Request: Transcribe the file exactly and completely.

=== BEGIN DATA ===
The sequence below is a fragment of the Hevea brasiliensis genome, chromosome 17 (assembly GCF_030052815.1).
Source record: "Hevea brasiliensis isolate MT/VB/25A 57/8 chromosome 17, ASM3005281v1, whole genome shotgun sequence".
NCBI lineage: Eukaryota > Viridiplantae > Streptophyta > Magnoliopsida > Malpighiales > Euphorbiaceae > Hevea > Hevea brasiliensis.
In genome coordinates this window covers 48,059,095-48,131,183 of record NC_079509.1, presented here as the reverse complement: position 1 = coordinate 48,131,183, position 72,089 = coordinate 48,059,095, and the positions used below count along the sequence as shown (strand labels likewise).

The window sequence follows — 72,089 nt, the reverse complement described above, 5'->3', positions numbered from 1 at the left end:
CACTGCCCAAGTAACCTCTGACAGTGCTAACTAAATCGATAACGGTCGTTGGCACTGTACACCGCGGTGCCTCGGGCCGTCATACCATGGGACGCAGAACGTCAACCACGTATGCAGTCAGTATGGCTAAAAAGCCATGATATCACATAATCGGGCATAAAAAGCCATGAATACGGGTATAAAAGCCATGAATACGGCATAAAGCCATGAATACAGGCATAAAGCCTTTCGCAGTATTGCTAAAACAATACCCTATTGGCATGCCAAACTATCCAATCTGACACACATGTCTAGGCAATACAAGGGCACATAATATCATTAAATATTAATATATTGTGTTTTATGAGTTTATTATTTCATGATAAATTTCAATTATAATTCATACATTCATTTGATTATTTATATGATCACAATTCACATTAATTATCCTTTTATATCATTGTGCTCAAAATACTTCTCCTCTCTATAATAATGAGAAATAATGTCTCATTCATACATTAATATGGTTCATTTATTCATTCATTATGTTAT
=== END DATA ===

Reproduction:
The sequence below is a fragment of the Hevea brasiliensis genome, chromosome 17 (assembly GCF_030052815.1).
Source record: "Hevea brasiliensis isolate MT/VB/25A 57/8 chromosome 17, ASM3005281v1, whole genome shotgun sequence".
NCBI lineage: Eukaryota > Viridiplantae > Streptophyta > Magnoliopsida > Malpighiales > Euphorbiaceae > Hevea > Hevea brasiliensis.
In genome coordinates this window covers 48,059,095-48,131,183 of record NC_079509.1, presented here as the reverse complement: position 1 = coordinate 48,131,183, position 72,089 = coordinate 48,059,095, and the positions used below count along the sequence as shown (strand labels likewise).

The window sequence follows — 72,089 nt, the reverse complement described above, 5'->3', positions numbered from 1 at the left end:
CACTGCCCAAGTAACCTCTGACAGTGCTAACTAAATCGATAACGGTCGTTGGCACTGTACACCGCGGTGCCTCGGGCCGTCATACCATGGGACGCAGAACGTCAACCACGTATGCAGTCAGTATGGCTAAAAAGCCATGATATCACATAATCGGGCATAAAAAGCCATGAATACGGGTATAAAAGCCATGAATACGGCATAAAGCCATGAATACAGGCATAAAGCCTTTCGCAGTATTGCTAAAACAATACCCTATTGGCATGCCAAACTATCCAATCTGACACACATGTCTAGGCAATACAAGGGCACATAATATCATTAAATATTAATATATTGTGTTTTATGAGTTTATTATTTCATGATAAATTTCAATTATAATTCATACATTCATTTGATTATTTATATGATCACAATTCACATTAATTATCCTTTTATATCATTGTGCTCAAAATACTTCTCCTCTCTATAATAATGAGAAATAATGTCTCATTCATACATTAATATGGTTCATTTATTCATTCATTATGTTAT